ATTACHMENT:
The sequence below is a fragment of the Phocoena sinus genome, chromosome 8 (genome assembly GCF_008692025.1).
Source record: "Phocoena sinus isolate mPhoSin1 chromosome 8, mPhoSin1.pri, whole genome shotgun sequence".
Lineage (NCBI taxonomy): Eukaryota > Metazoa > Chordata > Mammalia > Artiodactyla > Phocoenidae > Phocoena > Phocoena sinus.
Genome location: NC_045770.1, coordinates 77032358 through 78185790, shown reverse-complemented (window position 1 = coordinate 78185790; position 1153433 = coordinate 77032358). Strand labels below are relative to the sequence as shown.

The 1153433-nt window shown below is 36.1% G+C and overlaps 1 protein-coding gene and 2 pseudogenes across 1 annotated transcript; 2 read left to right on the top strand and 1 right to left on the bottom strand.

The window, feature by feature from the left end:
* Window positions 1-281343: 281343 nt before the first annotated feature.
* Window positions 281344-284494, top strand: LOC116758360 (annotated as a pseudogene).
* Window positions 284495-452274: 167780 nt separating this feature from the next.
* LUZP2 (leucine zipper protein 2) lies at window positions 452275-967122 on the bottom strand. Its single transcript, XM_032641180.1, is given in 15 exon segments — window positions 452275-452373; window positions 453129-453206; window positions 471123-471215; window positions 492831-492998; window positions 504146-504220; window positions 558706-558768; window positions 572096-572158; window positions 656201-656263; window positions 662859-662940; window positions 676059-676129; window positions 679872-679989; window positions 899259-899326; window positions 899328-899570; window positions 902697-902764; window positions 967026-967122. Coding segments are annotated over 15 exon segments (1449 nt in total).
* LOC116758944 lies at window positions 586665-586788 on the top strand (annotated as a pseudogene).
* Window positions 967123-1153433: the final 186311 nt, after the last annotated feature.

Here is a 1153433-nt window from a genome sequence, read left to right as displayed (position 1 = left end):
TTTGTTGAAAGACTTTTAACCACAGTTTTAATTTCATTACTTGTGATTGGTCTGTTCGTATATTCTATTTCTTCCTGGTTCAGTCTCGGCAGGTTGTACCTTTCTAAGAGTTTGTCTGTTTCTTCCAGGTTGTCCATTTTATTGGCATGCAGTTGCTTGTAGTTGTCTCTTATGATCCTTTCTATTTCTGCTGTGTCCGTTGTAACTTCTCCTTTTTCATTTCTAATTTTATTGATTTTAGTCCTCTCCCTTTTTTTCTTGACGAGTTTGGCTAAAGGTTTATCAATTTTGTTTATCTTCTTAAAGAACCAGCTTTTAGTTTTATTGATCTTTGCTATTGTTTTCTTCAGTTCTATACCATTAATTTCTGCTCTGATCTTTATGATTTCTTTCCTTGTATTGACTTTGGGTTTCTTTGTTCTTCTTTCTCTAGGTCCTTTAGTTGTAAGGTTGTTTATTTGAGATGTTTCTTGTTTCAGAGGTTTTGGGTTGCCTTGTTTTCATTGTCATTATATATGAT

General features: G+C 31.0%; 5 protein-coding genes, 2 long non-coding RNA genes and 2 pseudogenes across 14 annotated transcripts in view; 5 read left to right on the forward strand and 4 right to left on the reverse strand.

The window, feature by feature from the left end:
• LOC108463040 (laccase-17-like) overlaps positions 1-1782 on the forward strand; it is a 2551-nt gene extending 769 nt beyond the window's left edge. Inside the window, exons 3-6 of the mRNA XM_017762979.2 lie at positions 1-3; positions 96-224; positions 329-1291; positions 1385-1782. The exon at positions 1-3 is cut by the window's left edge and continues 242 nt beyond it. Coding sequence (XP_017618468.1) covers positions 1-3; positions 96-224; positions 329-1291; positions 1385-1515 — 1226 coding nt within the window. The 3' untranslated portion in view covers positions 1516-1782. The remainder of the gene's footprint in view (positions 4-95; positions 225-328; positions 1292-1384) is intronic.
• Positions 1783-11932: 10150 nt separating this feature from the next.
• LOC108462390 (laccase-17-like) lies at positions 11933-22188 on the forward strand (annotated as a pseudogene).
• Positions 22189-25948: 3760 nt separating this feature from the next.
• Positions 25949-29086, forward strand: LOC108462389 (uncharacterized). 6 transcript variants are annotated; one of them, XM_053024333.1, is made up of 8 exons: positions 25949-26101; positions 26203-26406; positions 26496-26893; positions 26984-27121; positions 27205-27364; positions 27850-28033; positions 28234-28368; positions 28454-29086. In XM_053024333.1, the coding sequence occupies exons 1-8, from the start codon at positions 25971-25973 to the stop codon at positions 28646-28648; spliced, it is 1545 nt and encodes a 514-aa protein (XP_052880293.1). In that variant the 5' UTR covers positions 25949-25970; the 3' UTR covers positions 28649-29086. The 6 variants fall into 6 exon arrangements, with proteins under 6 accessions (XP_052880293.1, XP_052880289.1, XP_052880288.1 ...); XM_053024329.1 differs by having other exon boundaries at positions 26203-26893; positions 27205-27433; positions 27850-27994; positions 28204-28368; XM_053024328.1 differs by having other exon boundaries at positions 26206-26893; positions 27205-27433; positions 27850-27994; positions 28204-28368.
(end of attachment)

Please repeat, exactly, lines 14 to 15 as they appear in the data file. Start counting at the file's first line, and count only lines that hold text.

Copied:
TTTGTTGAAAGACTTTTAACCACAGTTTTAATTTCATTACTTGTGATTGGTCTGTTCGTATATTCTATTTCTTCCTGGTTCAGTCTCGGCAGGTTGTACCTTTCTAAGAGTTTGTCTGTTTCTTCCAGGTTGTCCATTTTATTGGCATGCAGTTGCTTGTAGTTGTCTCTTATGATCCTTTCTATTTCTGCTGTGTCCGTTGTAACTTCTCCTTTTTCATTTCTAATTTTATTGATTTTAGTCCTCTCCCTTTTTTTCTTGACGAGTTTGGCTAAAGGTTTATCAATTTTGTTTATCTTCTTAAAGAACCAGCTTTTAGTTTTATTGATCTTTGCTATTGTTTTCTTCAGTTCTATACCATTAATTTCTGCTCTGATCTTTATGATTTCTTTCCTTGTATTGACTTTGGGTTTCTTTGTTCTTCTTTCTCTAGGTCCTTTAGTTGTAAGGTTGTTTATTTGAGATGTTTCTTGTTTCAGAGGTTTTGGGTTGCCTTGTTTTCATTGTCATTATATATGAT

General features: G+C 31.0%; 5 protein-coding genes, 2 long non-coding RNA genes and 2 pseudogenes across 14 annotated transcripts in view; 5 read left to right on the forward strand and 4 right to left on the reverse strand.